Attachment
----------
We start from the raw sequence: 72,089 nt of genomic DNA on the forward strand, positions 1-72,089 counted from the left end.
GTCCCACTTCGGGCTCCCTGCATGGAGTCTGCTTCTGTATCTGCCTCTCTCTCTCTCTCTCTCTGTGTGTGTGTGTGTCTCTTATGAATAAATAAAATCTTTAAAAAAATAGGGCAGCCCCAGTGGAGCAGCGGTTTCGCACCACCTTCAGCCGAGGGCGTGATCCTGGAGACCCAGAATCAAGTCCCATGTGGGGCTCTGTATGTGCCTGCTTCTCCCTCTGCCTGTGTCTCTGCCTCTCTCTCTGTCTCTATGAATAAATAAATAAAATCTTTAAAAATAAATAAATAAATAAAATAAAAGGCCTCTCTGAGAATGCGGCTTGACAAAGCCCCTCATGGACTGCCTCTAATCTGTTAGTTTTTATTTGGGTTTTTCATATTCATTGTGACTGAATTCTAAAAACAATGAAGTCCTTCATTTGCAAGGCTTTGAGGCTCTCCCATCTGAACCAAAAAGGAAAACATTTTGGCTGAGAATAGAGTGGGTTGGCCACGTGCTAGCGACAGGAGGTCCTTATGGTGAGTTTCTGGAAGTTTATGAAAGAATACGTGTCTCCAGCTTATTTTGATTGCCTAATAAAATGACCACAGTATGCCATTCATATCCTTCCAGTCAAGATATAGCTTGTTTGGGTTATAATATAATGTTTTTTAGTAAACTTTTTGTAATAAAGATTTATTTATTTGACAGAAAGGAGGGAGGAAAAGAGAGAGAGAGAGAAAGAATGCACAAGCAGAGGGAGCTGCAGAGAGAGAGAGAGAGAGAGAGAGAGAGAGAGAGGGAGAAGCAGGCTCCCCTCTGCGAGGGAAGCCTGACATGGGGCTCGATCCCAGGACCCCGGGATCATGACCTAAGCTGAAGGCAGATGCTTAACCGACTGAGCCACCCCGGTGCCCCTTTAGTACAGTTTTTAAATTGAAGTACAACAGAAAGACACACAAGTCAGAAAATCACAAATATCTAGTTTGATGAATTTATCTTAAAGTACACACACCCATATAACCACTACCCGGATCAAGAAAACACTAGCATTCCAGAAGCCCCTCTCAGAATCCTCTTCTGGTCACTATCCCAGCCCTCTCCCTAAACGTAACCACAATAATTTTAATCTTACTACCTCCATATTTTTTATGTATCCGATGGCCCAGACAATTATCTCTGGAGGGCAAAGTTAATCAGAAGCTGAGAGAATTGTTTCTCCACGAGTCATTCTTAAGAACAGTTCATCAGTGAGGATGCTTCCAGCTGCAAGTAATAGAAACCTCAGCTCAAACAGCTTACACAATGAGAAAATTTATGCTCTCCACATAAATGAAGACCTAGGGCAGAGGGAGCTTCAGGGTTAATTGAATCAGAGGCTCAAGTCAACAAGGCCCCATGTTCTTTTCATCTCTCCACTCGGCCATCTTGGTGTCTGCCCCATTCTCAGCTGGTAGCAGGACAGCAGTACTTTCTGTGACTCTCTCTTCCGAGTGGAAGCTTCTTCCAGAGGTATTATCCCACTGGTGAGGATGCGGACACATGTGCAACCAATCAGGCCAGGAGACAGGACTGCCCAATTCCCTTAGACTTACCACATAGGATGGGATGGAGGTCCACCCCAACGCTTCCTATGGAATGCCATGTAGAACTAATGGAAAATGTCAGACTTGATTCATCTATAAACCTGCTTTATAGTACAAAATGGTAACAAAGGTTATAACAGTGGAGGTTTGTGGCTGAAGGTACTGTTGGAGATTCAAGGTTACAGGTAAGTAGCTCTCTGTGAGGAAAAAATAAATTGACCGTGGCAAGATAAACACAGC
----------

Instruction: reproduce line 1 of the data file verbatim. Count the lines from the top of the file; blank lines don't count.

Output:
We start from the raw sequence: 72,089 nt of genomic DNA on the forward strand, positions 1-72,089 counted from the left end.